Health and art intersect at Final Friday event
02/28/2014 7:36 AM
08/08/2014 10:34 AM
Art is intersecting with health in a new collection that showcases a wide range of Kansas artists. When the Kansas Leadership Center and its primary funding provider, the Kansas Health Foundation, moved into their new downtown home last summer, they sought to create a collaborative space that invited conversation. Creative expression has emerged as a central force in their shared mission of promoting healthy communities. The works of art that fill the conference center are more than mere decorations.
They’re a collection purposely curated to facilitate dialogue and inspire emerging leaders. The center will host a Final Friday reception that invites the public to be part of that exchange.
“We set out to construct a space that would reflect Kansas, both in its design and in its furnishings,” said Steve Coen, president and CEO of the Kansas Health Foundation. “We wanted a space that would bring people together to tackle the difficult issues facing our state and our community. We know that art can open minds. Seeing imagery and experiencing new things through others’ eyes can make us more energetic, more creative and more open to new ways of thinking.”
The Kansas Health Foundation is a private philanthropy group that works to improve health in Kansas, focusing on disease prevention and promoting health. It has awarded more than $500 million in grants across the state since its inception in 1985. Closely aligned, though governed by a separate board of directors and operating with an independent strategic plan, the Kansas Leadership Center has a multiyear renewable grant from the Kansas Health Foundation started in 2007 that strives to cultivate civic leadership for stronger communities. The two outfits share adjacent office space in the complex, and the art collection will complement the work of both as they seek to train leaders throughout the state.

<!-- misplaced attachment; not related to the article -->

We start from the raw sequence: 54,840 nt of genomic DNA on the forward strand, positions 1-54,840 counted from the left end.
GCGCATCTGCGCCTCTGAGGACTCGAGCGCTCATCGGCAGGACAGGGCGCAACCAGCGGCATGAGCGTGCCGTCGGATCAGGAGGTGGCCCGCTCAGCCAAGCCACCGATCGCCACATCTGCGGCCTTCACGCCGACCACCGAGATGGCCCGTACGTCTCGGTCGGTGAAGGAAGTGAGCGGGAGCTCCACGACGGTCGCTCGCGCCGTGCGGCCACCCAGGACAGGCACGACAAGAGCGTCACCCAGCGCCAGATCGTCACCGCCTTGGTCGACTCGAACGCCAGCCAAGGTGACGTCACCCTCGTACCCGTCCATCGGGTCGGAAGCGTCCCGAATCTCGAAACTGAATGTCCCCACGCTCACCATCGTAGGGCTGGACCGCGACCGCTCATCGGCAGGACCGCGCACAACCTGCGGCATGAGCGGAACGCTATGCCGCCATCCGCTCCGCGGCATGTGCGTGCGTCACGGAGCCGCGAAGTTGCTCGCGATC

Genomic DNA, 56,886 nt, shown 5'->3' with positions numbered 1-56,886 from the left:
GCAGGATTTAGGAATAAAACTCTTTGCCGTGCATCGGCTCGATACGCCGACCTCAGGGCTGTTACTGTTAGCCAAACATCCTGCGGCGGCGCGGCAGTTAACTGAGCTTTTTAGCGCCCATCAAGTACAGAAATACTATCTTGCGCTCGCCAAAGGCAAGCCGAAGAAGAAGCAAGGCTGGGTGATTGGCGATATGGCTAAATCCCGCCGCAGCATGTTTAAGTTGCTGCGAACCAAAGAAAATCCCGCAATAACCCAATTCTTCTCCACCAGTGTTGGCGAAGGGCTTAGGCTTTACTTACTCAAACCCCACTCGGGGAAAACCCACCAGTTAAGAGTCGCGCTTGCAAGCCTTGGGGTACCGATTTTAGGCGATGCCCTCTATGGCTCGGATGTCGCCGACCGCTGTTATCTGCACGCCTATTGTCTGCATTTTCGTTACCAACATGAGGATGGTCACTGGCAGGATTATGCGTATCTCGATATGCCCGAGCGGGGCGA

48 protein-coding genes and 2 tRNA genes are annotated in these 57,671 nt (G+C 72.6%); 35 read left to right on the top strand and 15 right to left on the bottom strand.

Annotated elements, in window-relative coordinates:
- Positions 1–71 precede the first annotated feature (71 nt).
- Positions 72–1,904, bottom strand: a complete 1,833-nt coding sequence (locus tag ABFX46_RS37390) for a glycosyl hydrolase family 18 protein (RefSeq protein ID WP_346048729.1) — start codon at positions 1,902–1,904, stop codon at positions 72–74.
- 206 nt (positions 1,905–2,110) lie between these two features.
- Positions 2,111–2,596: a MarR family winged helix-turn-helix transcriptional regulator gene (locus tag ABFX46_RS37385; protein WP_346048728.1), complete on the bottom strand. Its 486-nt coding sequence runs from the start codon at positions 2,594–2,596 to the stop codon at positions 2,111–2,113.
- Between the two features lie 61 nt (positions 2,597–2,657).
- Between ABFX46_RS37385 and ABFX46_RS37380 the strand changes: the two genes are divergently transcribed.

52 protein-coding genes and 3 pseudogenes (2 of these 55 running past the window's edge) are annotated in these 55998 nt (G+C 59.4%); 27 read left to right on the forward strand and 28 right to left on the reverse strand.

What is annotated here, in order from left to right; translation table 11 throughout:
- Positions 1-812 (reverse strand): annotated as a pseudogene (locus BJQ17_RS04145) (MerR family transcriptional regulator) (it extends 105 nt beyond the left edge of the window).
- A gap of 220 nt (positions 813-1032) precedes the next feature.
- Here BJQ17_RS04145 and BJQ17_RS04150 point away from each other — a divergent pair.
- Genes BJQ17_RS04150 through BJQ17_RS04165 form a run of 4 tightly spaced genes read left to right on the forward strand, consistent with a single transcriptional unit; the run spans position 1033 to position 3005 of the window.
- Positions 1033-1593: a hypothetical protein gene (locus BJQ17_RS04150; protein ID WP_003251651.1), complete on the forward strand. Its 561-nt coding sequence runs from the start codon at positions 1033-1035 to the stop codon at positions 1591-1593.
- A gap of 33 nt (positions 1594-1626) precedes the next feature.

The collection features 83 pieces from 27 different artists, all of whom either live in Kansas or have deep connections or ties to the state. It was curated by Stephen Gleissner, a native Kansan who is a former curator at the Wichita Art Museum.
Calling the center a space with purpose, Coen said the works reflect their commitment to supporting Kansas art and visually represent their mission to connect people and foster collaboration.
“The space has an open, campus feel,” he said. “It’s flexible enough to allow for small group interactions and also consists of a town hall-type meeting space for larger gatherings. … People can see each other, talk to each other and work together.”
The collection is diverse in styles and media, with photographs, paintings and abstracts represented.
Most works are two-dimensional, but there are also some glass and porcelain pieces. A large, shiny metal sculpture by Chris Gulick hangs above the stairwell, welcoming visitors as the focal point of the center’s entryway.
A series of 15 portraits of Kansans who demonstrated outstanding leadership perhaps best embodies the spirit of the collection’s intended purpose. The subjects profiled aren’t the most well-known heroes in the state, but Coen called them outstanding “influencers” of their time. Wichitan Lauren Fitzgerald fashioned their likenesses from cut paper, where she built up several layers, carving out their images with her knife. Each portrait has its own color, with corresponding meaning to the painting. Their different styles of commanding respect will be used during teachings at the center as examples of Kansas leadership.
Coen estimates that around 2,500 people have seen the works since their grand opening in July, having gone through the center for various meetings and training. He said visitors are consistently impressed by the scope of the talent.
“Through art, connections get stronger between people, organizations and communities. People start to question and inquire about the things around them. Those inspiring thoughts turn into conversations. Those are the types of conversations that can lead to solutions to make Kansas the healthiest, most productive, most livable state in the nation.”
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